Wednesday turned out to be a great day to hold airline stocks, with large carriers like Delta Airlines (NYSE: DAL) soar to close the day with near-double-digit percentage gains. At the end of the trade, Delta shares were up 9.5%.
Throughout the day, even airlines such as Alaska Air Group (NYSE: ALK) and Hawaiian Holdings (NASDAQ: HA), who initially looked like he was sitting on the rally, managed to get on board and find a seat. At the close, Alaska Air was up 9.2% and Hawaiian gained 10.9%.
Aircraft manufacturer Boeing (NYSE: BA) also highlight. Boeing stocks rose more than 5% at one point, closing the day with an increase of 4.4%.
Biotechnology is probably the main driver of today’s earnings for airline stocks. Modernthis is (NASDAQ: MRNA) announcement regarding its new mRNA-1273 coronavirus vaccine: The last analysis of phase 1 clinical trials conducted until March shows that 100% of the participants evaluated, on a range of dosages, ended up producing antibodies against the coronavirus.
Moderna’s announcement is seen as an early sign that it may soon be safe for people to travel again, especially by air. Such a revival of air transport would also boost demand for new Boeing aircraft.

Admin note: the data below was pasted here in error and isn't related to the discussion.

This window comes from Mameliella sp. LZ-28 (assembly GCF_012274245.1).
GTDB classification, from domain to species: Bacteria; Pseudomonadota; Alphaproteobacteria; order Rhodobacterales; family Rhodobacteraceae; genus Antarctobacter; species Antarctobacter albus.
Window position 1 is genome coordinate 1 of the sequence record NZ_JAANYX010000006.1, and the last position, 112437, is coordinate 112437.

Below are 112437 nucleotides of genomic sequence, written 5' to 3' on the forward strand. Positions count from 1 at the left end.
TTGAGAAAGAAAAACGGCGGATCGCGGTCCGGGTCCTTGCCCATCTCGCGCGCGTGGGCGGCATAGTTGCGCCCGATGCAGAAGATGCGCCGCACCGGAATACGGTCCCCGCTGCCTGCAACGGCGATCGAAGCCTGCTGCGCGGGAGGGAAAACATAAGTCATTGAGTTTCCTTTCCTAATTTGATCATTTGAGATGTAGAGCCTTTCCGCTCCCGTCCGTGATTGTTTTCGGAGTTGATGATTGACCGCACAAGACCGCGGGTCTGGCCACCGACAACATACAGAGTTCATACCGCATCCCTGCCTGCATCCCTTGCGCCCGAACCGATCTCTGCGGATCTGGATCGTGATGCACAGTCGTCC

Even before Moderna’s vaccine turns out to be safe and effective (phase 2 trials are underway, phase 3 trials to start in two weeks), the airline industry is working hard to get travelers back on planes . Today, Wall Street newspaper reported “major push to boost travelers’ confidence” whereby airlines claim planes safer be in buildings, due to the “rapid ventilation” of aircraft, “heavy filtering” and “constant infusion of fresh air” from the outside.
So far, people don’t seem to be buying these arguments. In his report on Delta’s results released on Tuesday, CEO Ed Bastian observed that passengers are not lining up for new flights as fast as his airline had hoped, and that Delta will slow the reintroduction of flights to match to the least hoped customer. request.
Delta also now predicts that air traffic in September will be only about 25% of what it was a year ago, and that it could take “more than two years before we see a lasting recovery” in travel air travel in general, while business travel (the most lucrative for airlines) may never be what it used to be.
It is a disturbing forecast. Fortunately for airline title owners, more people were listening to Moderna today.